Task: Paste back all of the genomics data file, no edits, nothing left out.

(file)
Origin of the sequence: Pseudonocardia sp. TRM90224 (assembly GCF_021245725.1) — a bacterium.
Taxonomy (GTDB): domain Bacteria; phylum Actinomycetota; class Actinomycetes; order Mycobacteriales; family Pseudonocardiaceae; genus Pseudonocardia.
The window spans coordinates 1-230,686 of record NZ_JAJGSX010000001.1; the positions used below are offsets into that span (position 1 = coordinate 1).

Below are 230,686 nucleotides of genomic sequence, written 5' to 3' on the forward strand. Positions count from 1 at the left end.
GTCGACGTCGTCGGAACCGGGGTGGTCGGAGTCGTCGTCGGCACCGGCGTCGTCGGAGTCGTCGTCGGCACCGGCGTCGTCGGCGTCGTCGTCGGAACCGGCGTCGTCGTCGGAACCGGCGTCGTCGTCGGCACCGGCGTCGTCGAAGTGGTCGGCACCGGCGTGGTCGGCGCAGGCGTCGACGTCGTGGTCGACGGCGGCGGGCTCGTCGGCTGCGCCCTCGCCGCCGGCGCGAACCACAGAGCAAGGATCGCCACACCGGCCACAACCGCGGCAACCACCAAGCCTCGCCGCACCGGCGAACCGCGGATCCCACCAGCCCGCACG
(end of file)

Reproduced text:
Origin of the sequence: Pseudonocardia sp. TRM90224 (assembly GCF_021245725.1) — a bacterium.
Taxonomy (GTDB): domain Bacteria; phylum Actinomycetota; class Actinomycetes; order Mycobacteriales; family Pseudonocardiaceae; genus Pseudonocardia.
The window spans coordinates 1-230,686 of record NZ_JAJGSX010000001.1; the positions used below are offsets into that span (position 1 = coordinate 1).

Below are 230,686 nucleotides of genomic sequence, written 5' to 3' on the forward strand. Positions count from 1 at the left end.
GTCGACGTCGTCGGAACCGGGGTGGTCGGAGTCGTCGTCGGCACCGGCGTCGTCGGAGTCGTCGTCGGCACCGGCGTCGTCGGCGTCGTCGTCGGAACCGGCGTCGTCGTCGGAACCGGCGTCGTCGTCGGCACCGGCGTCGTCGAAGTGGTCGGCACCGGCGTGGTCGGCGCAGGCGTCGACGTCGTGGTCGACGGCGGCGGGCTCGTCGGCTGCGCCCTCGCCGCCGGCGCGAACCACAGAGCAAGGATCGCCACACCGGCCACAACCGCGGCAACCACCAAGCCTCGCCGCACCGGCGAACCGCGGATCCCACCAGCCCGCACG